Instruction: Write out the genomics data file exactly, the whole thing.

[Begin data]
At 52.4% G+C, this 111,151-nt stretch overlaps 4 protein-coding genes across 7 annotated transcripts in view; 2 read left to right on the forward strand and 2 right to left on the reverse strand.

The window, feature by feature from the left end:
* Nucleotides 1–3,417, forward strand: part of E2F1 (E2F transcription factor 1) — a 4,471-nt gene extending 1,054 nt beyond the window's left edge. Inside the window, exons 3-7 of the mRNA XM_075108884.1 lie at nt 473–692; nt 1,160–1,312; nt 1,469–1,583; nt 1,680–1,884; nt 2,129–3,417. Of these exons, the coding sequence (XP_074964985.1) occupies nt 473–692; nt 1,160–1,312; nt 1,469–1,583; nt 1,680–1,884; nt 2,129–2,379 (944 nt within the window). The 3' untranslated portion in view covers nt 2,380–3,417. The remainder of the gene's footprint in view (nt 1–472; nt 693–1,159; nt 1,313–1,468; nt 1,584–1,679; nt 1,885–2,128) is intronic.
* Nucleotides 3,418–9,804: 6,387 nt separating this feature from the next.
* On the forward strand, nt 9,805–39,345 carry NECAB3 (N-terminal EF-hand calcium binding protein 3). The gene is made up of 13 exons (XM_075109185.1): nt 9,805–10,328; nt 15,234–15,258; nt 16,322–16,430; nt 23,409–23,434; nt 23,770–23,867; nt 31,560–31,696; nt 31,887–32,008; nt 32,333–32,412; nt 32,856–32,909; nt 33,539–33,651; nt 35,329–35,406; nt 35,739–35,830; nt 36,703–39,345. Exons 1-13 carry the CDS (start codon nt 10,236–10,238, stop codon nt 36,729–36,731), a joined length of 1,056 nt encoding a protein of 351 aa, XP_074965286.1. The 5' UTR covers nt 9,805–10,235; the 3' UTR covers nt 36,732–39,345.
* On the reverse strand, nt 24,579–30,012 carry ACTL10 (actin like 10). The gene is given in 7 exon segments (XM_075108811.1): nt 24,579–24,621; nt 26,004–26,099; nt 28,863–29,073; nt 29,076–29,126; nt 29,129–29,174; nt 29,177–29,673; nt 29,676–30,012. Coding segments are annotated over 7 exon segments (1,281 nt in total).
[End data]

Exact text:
At 52.4% G+C, this 111,151-nt stretch overlaps 4 protein-coding genes across 7 annotated transcripts in view; 2 read left to right on the forward strand and 2 right to left on the reverse strand.

The window, feature by feature from the left end:
* Nucleotides 1–3,417, forward strand: part of E2F1 (E2F transcription factor 1) — a 4,471-nt gene extending 1,054 nt beyond the window's left edge. Inside the window, exons 3-7 of the mRNA XM_075108884.1 lie at nt 473–692; nt 1,160–1,312; nt 1,469–1,583; nt 1,680–1,884; nt 2,129–3,417. Of these exons, the coding sequence (XP_074964985.1) occupies nt 473–692; nt 1,160–1,312; nt 1,469–1,583; nt 1,680–1,884; nt 2,129–2,379 (944 nt within the window). The 3' untranslated portion in view covers nt 2,380–3,417. The remainder of the gene's footprint in view (nt 1–472; nt 693–1,159; nt 1,313–1,468; nt 1,584–1,679; nt 1,885–2,128) is intronic.
* Nucleotides 3,418–9,804: 6,387 nt separating this feature from the next.
* On the forward strand, nt 9,805–39,345 carry NECAB3 (N-terminal EF-hand calcium binding protein 3). The gene is made up of 13 exons (XM_075109185.1): nt 9,805–10,328; nt 15,234–15,258; nt 16,322–16,430; nt 23,409–23,434; nt 23,770–23,867; nt 31,560–31,696; nt 31,887–32,008; nt 32,333–32,412; nt 32,856–32,909; nt 33,539–33,651; nt 35,329–35,406; nt 35,739–35,830; nt 36,703–39,345. Exons 1-13 carry the CDS (start codon nt 10,236–10,238, stop codon nt 36,729–36,731), a joined length of 1,056 nt encoding a protein of 351 aa, XP_074965286.1. The 5' UTR covers nt 9,805–10,235; the 3' UTR covers nt 36,732–39,345.
* On the reverse strand, nt 24,579–30,012 carry ACTL10 (actin like 10). The gene is given in 7 exon segments (XM_075108811.1): nt 24,579–24,621; nt 26,004–26,099; nt 28,863–29,073; nt 29,076–29,126; nt 29,129–29,174; nt 29,177–29,673; nt 29,676–30,012. Coding segments are annotated over 7 exon segments (1,281 nt in total).